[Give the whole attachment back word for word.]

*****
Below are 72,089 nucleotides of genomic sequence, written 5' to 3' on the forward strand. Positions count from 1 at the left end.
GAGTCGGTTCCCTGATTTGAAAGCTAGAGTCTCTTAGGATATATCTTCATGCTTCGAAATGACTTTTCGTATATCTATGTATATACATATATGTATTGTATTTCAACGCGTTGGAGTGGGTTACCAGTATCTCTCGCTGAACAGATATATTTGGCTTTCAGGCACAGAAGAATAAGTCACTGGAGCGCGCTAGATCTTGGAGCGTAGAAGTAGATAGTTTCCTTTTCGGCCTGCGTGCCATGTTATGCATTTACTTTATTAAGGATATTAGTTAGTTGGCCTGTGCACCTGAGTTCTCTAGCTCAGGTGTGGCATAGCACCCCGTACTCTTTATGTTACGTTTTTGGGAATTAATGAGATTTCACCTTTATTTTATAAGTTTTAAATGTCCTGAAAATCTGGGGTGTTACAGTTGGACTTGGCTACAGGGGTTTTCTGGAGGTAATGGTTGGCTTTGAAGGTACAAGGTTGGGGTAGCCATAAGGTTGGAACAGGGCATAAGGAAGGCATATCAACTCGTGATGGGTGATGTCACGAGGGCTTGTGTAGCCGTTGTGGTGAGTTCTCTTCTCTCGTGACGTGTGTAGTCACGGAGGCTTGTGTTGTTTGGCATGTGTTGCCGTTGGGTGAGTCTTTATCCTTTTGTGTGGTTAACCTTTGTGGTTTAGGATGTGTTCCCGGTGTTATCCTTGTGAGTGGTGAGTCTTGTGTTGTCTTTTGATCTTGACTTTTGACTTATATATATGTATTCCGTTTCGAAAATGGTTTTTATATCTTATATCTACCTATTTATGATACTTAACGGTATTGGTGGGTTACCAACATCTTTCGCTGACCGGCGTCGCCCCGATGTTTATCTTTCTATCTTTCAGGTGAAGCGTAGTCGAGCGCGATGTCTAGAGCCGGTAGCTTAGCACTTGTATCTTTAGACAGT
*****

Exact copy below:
Below are 72,089 nucleotides of genomic sequence, written 5' to 3' on the forward strand. Positions count from 1 at the left end.
GAGTCGGTTCCCTGATTTGAAAGCTAGAGTCTCTTAGGATATATCTTCATGCTTCGAAATGACTTTTCGTATATCTATGTATATACATATATGTATTGTATTTCAACGCGTTGGAGTGGGTTACCAGTATCTCTCGCTGAACAGATATATTTGGCTTTCAGGCACAGAAGAATAAGTCACTGGAGCGCGCTAGATCTTGGAGCGTAGAAGTAGATAGTTTCCTTTTCGGCCTGCGTGCCATGTTATGCATTTACTTTATTAAGGATATTAGTTAGTTGGCCTGTGCACCTGAGTTCTCTAGCTCAGGTGTGGCATAGCACCCCGTACTCTTTATGTTACGTTTTTGGGAATTAATGAGATTTCACCTTTATTTTATAAGTTTTAAATGTCCTGAAAATCTGGGGTGTTACAGTTGGACTTGGCTACAGGGGTTTTCTGGAGGTAATGGTTGGCTTTGAAGGTACAAGGTTGGGGTAGCCATAAGGTTGGAACAGGGCATAAGGAAGGCATATCAACTCGTGATGGGTGATGTCACGAGGGCTTGTGTAGCCGTTGTGGTGAGTTCTCTTCTCTCGTGACGTGTGTAGTCACGGAGGCTTGTGTTGTTTGGCATGTGTTGCCGTTGGGTGAGTCTTTATCCTTTTGTGTGGTTAACCTTTGTGGTTTAGGATGTGTTCCCGGTGTTATCCTTGTGAGTGGTGAGTCTTGTGTTGTCTTTTGATCTTGACTTTTGACTTATATATATGTATTCCGTTTCGAAAATGGTTTTTATATCTTATATCTACCTATTTATGATACTTAACGGTATTGGTGGGTTACCAACATCTTTCGCTGACCGGCGTCGCCCCGATGTTTATCTTTCTATCTTTCAGGTGAAGCGTAGTCGAGCGCGATGTCTAGAGCCGGTAGCTTAGCACTTGTATCTTTAGACAGT